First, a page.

Perez added, “In an abundance of caution, law enforcement resources were made available Tuesday morning at Riverview High School while school officials put students on a limited lockdown.”
The student in question was located and interviewed by detectives, Perez reported.
Riverview has the highest enrollment of all the district’s high schools, district records show. The mandatory five-day student count, conducted on Aug. 23, 2017, showed a total of 2,592 students, compared to 2,369 at North Port High, 2,160 at Sarasota High, 2,177 at Venice High and 562 at Suncoast Polytechnical High School in Sarasota.
Students, parents, and community members should remember to always contact law enforcement if they see or hear something suspicious, the Sheriff’s Office news release added. The Sheriff’s Office may be reached via its non-emergency line at 941-316-1201 or by email at firstname.lastname@example.org. Members of the public also may submit anonymous tips via Crime Stoppers of Sarasota County by dialing 941-366-TIPS or visiting www.SarasotaCrimeStoppers.com.
Another cause for alarm arose on the evening of Feb. 21. Genevieve Judge, the public information officer for the Sarasota Police Department, issued a statement on Feb. 22, saying that “screenshots of a Facebook post indicating there would be a shooting at ‘SHS’ were heavily circulated throughout the City of Sarasota” on Feb. 21. She stressed, “This is NOT a local threat. Sarasota Police received the social media posts and began an investigation immediately. It was determined the social media posts originated from a Facebook account in Springfield, Ohio.”
Judge added, “The Sarasota Police Department has been in direct contact with the Springfield Police Division in Ohio. The ‘SHS’ referred to was NOT Sarasota High School. There are no threats against Sarasota High School or to any students or faculty.”
Judge also emphasized, “The Sarasota Police Department and Sarasota County Schools appreciate the faculty and students reporting this social media post immediately. The Sarasota Police Department takes each and every threat against our city and schools seriously.
“If you see something suspicious, please call 911 or the Sarasota Police Department at 941-316-1199.”
The Sheriff’s Office’s Feb. 18 news release pointed out that has received “several reports related to schools throughout Sarasota County” in the aftermath of the Parkland shootings. Most of them included general information and tips about particular students and campuses, the release noted. However, “none of the information received has articulated a credible threat to any school in our community,” the release said. “Officials believe the steady increase in information is due to a heightened awareness following the Parkland incident,” the release added, as the shootings “garnered international media attention.”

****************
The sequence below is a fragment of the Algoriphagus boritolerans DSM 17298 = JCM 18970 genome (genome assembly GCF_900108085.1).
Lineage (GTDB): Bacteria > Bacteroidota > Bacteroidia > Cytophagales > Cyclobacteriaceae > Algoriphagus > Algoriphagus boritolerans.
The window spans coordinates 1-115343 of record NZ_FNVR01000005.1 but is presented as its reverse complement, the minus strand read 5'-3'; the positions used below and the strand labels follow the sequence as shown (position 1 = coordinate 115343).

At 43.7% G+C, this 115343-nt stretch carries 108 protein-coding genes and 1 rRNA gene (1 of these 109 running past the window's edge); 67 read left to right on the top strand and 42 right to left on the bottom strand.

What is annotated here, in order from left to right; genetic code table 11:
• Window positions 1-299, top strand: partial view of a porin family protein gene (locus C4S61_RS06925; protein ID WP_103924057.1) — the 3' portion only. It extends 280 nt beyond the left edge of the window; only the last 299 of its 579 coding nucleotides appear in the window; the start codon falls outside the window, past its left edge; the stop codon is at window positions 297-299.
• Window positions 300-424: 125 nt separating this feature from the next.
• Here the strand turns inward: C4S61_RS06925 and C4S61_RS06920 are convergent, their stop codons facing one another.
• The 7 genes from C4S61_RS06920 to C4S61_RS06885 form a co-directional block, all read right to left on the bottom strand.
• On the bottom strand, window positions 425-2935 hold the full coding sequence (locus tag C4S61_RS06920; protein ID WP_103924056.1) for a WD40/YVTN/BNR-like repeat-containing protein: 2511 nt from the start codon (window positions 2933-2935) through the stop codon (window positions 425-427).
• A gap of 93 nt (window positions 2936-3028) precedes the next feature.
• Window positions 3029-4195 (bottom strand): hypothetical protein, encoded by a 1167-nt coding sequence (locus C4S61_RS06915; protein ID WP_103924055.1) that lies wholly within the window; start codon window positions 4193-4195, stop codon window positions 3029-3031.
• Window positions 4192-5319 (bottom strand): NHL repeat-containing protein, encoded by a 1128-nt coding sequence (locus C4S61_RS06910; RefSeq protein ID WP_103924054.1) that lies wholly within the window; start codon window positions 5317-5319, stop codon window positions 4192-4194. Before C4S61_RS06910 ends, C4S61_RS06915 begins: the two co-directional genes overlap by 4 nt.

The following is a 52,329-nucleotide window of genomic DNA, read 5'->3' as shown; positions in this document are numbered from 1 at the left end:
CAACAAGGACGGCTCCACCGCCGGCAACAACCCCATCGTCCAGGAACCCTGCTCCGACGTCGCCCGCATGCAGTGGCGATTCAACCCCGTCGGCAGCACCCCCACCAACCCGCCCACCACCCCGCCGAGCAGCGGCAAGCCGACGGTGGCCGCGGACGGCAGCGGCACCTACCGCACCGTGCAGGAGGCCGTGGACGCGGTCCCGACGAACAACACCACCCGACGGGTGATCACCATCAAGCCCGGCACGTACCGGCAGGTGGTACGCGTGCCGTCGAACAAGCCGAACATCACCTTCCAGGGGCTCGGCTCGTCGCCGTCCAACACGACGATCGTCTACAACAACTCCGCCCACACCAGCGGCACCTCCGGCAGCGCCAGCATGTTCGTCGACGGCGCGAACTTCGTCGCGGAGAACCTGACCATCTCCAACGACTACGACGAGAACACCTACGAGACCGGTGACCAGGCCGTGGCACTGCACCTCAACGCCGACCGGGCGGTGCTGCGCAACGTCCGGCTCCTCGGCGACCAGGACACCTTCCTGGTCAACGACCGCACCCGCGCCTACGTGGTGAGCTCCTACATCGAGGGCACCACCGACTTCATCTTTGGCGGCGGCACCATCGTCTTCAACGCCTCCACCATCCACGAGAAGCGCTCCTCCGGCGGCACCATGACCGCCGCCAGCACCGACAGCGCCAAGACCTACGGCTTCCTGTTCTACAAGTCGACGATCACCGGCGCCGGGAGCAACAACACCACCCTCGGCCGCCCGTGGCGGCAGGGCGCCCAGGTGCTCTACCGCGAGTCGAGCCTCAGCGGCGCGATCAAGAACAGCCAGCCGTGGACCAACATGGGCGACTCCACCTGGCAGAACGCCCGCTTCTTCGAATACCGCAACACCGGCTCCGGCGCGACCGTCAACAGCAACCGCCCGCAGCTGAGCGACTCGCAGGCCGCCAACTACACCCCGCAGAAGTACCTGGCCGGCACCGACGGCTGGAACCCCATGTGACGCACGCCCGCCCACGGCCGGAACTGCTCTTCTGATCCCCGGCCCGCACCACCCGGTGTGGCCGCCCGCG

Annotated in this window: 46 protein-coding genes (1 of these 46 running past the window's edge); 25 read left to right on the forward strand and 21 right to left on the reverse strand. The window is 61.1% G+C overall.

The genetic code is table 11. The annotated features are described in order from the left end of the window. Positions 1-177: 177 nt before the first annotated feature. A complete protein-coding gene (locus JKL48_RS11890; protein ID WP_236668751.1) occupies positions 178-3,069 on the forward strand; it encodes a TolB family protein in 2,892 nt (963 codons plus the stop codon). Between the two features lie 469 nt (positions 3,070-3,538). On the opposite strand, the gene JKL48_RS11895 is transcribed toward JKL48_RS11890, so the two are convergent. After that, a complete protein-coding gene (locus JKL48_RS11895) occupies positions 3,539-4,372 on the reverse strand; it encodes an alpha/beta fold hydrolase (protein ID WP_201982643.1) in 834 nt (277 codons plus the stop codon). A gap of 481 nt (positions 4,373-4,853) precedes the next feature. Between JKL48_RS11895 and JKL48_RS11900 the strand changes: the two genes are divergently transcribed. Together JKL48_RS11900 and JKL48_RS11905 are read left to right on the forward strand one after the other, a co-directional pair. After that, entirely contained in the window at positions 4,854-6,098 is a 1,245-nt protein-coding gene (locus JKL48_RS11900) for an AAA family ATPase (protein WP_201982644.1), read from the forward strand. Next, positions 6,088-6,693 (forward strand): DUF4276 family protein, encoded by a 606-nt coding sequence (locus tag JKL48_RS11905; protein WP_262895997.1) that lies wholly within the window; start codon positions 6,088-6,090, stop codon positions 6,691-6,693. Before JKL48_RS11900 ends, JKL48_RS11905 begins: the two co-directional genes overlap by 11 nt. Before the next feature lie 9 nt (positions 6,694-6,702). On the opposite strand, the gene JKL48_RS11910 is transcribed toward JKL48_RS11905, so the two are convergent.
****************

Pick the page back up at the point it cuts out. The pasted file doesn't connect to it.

“Officials are using this opportunity to educate students and parents about safety practices and how to best communicate with law enforcement,” the release continued. Every report the Sheriff’s Office receives “is fully investigated and when it pertains to Sarasota County Schools, is communicated to school officials,” the release stressed.
Helping students cope with the Parkland tragedy
On Feb. 15, the day after the Parkland shootings, Beeker of the Sarasota County Schools issued a news release saying,
“The district is taking important steps to ensure the continued safety and security of our students and staff, as well as counseling for those who need support.”
Earlier that day, the release continued, Superintendent Bowden spoke with Sheriff Knight and the chiefs of police of Sarasota, Venice and North Port.
“We are working with law enforcement and the district’s Operations Communications Center to have an increased presence and visibility in and around our schools,” the release said. “In addition, our [school resource officers] will have a more visible and vigilant presence on campus. Also, our principals and assistant principals have been sent a list of steps to take to maintain a safe and secure environment at our schools; this is in addition to their security training and development already in place.”
The release stressed, “The well-being of our students is paramount to all we do. Over the coming weeks our Director of Safety and Security will convene a meeting with local law enforcement to review protocol, learn from [the Parkland] experience and make necessary adjustment to our practices to ensure the safety and security of our students and staff.”
The release also noted that parents looking for guidance on how to speak to their children about security may use tips posted to the district’s website and Facebook page.
One item subsequently posted on the website, from the National Association of School Psychologists, is titled Talking to Children About Violence: Tips for Parent and Teachers.
At the top of that list is the advice, “Reassure children that they are safe.” No. 2 is “Make time to talk.”
The fourth item is “Review safety procedures,” which includes the recommendation, “Help children identify at least one adult at school and in the community to whom they go if they feel threatened or at risk.”